Last updated: 22 Jul, 2019
Published on: 23 Aug, 2016
12 of the best things about adopting a senior pet
1. What you see is what you get
Senior pets have had years to develop their own unique personality, so when you meet one, you’ll know whether they fit your idea of the ideal companion and whether there are any problem areas you’ll need to address as the new owners.
2. They may not need as much exercise as a younger pet
Senior pets are more likely to have lower energy levels and be less demanding than younger pets. Just like us humans, they like to take life at a more leisurely pace as they age and are contented with a few creature comforts.
3. They’re often content being home alone
Senior pets generally have simple needs. They just want to safe and comfy, asleep in a warm bed. They’re also more likely to be happy being home alone – the ideal best friend for someone who works full time.
4. They’re often fully house trained
Almost all senior pets have been house pets in the past and will come to you house trained with some basic manners.
5. They’re still trainable, but less excitable than a younger pet
You can teach an old dog new tricks by using positive reinforcement. Many seniors will give you their undivided attention because they’ve seen most things before. A leaf blowing in the wind isn’t likely to distract a senior. They’re more focussed on pleasing you.
6. They’re generally better with kids and older people
Puppies and kittens often like to play rough and can bite, nip or scratch. An over-excited large breed pup can also knock children or older people over accidentally. Senior pets are generally mellow in nature and often more gentle around children and older people. They’re also known to make great therapy pets too.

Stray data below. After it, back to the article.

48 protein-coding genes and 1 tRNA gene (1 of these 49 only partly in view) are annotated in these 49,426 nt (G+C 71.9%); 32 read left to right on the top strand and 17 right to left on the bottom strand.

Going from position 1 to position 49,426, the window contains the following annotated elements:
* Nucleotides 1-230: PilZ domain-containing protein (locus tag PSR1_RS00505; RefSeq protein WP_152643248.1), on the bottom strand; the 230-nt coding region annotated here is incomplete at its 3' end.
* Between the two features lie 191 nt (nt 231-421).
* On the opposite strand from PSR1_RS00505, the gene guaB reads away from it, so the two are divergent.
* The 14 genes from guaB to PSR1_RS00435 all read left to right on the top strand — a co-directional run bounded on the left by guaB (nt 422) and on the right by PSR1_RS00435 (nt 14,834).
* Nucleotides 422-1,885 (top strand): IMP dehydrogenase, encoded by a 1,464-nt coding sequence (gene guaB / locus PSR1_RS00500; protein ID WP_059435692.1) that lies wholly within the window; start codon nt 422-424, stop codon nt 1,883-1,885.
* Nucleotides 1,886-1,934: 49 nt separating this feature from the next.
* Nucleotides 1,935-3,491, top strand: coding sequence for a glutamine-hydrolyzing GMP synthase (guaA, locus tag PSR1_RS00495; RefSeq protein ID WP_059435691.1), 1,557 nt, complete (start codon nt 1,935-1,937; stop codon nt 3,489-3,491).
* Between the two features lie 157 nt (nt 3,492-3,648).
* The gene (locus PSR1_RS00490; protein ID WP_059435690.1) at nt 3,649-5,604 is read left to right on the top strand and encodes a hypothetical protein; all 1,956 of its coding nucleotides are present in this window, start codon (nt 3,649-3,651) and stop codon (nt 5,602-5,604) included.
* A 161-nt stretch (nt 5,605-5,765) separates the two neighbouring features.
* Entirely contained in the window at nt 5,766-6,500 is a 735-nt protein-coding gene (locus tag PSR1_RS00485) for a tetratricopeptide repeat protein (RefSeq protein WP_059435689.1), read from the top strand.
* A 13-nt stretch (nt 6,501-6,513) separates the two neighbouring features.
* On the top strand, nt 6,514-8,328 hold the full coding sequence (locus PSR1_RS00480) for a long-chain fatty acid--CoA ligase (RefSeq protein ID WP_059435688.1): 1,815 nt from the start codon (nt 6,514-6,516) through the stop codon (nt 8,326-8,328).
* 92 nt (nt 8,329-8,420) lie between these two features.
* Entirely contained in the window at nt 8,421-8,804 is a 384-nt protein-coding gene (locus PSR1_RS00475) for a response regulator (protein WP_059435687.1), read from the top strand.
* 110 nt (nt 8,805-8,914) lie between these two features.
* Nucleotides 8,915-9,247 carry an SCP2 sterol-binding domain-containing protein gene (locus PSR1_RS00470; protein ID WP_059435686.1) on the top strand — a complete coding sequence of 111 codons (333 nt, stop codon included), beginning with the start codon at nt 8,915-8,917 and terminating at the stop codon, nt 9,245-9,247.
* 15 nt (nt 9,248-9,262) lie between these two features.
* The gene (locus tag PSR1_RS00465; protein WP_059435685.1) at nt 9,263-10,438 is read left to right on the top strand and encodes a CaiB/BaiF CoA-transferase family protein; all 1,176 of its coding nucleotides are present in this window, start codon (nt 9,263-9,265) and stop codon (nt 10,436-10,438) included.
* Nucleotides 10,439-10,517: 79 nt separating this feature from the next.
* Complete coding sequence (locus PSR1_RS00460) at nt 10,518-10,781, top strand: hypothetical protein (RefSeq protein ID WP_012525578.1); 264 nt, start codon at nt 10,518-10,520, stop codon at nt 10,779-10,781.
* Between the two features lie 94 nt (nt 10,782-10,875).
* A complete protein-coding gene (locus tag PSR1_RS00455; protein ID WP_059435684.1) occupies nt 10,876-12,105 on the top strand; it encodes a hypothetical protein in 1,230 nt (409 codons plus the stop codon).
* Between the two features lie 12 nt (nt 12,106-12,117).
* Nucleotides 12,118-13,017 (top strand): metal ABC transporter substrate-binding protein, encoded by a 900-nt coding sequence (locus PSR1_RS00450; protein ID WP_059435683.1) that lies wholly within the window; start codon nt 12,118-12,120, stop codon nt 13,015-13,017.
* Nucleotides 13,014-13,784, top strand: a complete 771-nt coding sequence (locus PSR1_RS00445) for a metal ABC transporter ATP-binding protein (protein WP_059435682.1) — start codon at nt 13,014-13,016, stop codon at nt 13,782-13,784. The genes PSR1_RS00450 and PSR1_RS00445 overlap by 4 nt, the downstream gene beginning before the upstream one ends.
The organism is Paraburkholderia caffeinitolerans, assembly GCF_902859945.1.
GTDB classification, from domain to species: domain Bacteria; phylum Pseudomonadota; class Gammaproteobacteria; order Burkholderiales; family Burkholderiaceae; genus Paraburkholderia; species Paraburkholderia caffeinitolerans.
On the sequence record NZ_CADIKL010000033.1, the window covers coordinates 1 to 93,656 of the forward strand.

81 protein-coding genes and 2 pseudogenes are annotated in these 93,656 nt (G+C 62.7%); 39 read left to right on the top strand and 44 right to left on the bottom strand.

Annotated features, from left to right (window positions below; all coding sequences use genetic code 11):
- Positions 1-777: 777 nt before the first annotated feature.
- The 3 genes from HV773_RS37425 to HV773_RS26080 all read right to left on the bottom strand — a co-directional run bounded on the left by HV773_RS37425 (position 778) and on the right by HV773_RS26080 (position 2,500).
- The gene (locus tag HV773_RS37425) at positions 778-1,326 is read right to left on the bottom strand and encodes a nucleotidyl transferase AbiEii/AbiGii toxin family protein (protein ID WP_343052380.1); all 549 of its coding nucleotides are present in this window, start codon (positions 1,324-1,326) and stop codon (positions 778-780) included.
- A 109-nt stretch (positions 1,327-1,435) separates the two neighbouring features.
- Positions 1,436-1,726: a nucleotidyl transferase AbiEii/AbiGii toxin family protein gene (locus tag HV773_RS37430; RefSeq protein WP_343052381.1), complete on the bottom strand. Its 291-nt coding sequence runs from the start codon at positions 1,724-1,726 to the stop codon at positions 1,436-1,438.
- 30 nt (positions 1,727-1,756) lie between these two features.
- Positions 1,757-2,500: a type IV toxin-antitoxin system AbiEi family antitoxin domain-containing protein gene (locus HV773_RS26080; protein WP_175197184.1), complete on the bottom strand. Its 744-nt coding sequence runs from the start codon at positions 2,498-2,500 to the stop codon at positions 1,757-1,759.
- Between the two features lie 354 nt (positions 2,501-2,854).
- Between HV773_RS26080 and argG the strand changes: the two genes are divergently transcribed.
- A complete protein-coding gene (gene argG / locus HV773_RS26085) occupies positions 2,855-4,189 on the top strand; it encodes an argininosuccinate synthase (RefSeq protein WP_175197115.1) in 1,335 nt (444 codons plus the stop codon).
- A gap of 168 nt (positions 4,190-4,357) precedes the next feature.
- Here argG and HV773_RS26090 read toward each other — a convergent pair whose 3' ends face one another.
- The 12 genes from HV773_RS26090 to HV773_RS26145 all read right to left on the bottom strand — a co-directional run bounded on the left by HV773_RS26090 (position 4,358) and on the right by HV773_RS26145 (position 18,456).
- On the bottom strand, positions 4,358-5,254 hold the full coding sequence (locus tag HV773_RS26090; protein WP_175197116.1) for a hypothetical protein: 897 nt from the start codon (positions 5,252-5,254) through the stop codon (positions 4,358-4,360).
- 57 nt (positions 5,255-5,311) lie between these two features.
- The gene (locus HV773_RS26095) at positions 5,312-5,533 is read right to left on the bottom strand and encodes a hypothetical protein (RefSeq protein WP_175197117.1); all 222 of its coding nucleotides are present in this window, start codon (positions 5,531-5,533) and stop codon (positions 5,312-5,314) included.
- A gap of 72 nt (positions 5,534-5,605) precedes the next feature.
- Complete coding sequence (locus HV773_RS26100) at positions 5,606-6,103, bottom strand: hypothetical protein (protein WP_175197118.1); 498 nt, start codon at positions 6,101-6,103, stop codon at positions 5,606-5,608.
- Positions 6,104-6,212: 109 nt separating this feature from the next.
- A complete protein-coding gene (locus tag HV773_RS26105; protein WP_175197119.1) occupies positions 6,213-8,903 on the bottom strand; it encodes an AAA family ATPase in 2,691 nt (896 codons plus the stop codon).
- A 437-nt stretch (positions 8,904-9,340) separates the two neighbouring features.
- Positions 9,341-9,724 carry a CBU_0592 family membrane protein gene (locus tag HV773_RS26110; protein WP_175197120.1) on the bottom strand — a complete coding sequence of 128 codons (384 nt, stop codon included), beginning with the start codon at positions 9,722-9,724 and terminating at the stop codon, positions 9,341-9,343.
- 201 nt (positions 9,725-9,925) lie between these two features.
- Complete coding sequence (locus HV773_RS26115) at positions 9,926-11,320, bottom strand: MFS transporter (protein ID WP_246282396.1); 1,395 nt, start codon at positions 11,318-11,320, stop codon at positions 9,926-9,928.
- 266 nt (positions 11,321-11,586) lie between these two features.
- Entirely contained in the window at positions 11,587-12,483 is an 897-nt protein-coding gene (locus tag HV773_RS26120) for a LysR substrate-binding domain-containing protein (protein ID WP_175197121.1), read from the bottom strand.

7. The bond is just as strong
A senior pet is usually eager to become part of a loving pack again and will bond with a new family as soon as they feel safe and secure. In fact, we often find that senior dogs are eager to please and win-over their new owners. Most senior cats like to feel that they belong too. They’ll curl up at the foot of the bed, or find a cosy spot that’s close to you.
8. They may be free to adopt or offered at a reduced fee
Senior pets are often reluctantly surrendered by older people who need to go into care due to ill health, or by the families of people who have passed away and are unable to care for the pet. In these instances, some rescue groups offer surrendered senior pets for free to good homes or at reduced adoption fees.
9. You’ll know if there are any health issues
Every rescue pet listed on PetRescue has been health-checked, desexed, vaccinated and often, wormed and treated for fleas too. And if your senior pet has any known health issues, the rescue group, shelter or pound will be sure to advise you.
10. Vet care may be covered for the life of the pet
In special cases, when a rescue pet finds a wonderful home for senior pet has a condition requiring ongoing treatment, the rescue group will offer the pet as a ‘Forever Foster’ - which means that the family will foster the pet but it will remain in their care for the rest of it’s life, and the rescue group will cover the cost of the pet’s ongoing treatment.
11. It sets a good example for your kids
Adopting a senior pet presents a wonderful opportunity to teach your children the essential values of compassion, caring, and the selfless act of giving someone a second chance and a loving home in the autumn of their life.
12. They make great companions for your senior pets
Many adopters write and tell us how they found a senior to keep their lonely senior company. When you have two pets and lose one, it’s upsetting for all the family. Finding a senior that has the same energy levels as your pet is often a much better solution than getting a young pet that’s too full of beans.
How to search for senior pets on PetRescue
Select Dogs, Cats or Other Pets from the main menu. Select your preferred size and your state. Then click ‘Show advanced search’, select ‘Senior Pets’, click the search button and you’ll see all the availables oldies that match your search. Start looking for a senior sweetie to love.
Banner image: Alan from Dogs Refuge Home (Inc) WA